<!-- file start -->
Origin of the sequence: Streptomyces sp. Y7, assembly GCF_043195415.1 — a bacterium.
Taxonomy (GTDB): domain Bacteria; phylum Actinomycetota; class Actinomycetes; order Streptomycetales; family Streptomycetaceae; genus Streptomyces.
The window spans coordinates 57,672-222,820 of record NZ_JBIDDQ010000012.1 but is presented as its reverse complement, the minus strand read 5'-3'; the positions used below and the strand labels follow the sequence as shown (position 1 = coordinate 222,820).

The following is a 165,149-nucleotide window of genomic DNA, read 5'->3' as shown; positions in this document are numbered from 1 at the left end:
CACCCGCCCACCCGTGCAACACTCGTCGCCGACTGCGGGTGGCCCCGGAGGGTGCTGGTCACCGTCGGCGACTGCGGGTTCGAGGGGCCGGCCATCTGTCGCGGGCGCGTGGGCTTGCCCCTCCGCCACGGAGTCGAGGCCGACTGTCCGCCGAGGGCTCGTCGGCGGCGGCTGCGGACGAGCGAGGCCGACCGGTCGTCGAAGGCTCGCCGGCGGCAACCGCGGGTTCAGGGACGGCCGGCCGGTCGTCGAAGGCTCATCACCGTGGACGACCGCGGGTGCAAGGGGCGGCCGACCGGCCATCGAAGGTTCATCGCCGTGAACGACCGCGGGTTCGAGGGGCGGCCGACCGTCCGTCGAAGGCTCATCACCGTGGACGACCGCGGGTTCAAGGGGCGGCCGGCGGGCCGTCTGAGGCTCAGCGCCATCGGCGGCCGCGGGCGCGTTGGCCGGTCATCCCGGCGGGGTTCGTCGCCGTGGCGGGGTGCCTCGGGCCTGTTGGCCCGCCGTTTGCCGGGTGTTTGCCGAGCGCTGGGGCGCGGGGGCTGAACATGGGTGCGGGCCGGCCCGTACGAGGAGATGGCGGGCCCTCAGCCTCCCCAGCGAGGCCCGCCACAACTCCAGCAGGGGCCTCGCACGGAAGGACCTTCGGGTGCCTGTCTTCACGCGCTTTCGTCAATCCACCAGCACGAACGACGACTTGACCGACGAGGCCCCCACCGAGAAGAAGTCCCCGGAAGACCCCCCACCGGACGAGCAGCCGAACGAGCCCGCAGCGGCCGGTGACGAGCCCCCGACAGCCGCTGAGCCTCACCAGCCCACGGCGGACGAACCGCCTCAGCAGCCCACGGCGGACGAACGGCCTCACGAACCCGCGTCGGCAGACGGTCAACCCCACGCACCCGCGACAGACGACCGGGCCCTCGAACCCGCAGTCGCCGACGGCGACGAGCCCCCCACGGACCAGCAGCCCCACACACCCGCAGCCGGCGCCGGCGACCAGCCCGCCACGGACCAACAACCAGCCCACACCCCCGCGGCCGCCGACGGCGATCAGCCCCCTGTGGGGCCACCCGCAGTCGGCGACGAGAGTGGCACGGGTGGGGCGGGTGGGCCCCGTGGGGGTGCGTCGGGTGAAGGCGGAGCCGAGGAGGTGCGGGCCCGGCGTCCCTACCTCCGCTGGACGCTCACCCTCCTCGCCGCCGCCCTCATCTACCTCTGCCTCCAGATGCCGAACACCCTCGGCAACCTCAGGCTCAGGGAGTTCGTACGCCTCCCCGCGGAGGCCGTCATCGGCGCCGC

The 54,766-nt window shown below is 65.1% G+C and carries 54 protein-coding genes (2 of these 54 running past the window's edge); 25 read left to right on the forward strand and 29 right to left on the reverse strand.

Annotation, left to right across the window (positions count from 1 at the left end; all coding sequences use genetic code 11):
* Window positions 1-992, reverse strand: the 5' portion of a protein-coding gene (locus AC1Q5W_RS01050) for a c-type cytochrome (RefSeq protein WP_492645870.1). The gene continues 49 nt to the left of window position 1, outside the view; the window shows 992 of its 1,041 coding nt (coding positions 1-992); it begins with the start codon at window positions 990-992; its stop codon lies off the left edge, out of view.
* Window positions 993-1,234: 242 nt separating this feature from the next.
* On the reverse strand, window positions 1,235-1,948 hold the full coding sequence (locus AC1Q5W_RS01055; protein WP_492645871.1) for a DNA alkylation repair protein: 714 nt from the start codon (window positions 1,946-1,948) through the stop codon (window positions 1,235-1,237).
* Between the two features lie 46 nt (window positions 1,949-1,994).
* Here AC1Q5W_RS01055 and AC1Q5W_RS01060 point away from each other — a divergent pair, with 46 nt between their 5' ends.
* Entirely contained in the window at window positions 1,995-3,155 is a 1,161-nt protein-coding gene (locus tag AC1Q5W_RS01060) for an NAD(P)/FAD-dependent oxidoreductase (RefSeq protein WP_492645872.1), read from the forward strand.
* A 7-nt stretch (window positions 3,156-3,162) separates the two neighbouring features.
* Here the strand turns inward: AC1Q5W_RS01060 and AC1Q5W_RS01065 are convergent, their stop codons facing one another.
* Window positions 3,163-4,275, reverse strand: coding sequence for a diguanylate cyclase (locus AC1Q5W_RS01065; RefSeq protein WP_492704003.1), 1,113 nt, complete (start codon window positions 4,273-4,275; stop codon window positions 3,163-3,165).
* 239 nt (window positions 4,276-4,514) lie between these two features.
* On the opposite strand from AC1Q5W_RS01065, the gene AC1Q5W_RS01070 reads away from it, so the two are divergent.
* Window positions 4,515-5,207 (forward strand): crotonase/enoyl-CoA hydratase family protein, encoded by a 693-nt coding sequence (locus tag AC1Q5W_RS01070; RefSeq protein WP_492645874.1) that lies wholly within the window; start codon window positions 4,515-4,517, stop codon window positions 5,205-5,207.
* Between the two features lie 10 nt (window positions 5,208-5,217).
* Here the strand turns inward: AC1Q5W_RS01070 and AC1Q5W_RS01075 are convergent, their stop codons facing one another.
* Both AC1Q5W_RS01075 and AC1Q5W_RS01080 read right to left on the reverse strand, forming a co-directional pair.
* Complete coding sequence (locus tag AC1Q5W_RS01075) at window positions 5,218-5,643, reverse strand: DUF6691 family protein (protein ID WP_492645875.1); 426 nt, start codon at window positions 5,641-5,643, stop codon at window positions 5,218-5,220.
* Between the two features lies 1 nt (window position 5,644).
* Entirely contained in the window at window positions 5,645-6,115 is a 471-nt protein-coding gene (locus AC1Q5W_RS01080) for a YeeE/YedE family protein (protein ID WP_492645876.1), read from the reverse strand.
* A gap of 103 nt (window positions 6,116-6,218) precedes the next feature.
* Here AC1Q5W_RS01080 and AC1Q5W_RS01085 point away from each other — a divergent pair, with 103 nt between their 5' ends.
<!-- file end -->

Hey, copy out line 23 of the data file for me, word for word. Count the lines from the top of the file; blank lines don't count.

* Complete coding sequence (locus tag AC1Q5W_RS01075) at window positions 5,218-5,643, reverse strand: DUF6691 family protein (protein ID WP_492645875.1); 426 nt, start codon at window positions 5,641-5,643, stop codon at window positions 5,218-5,220.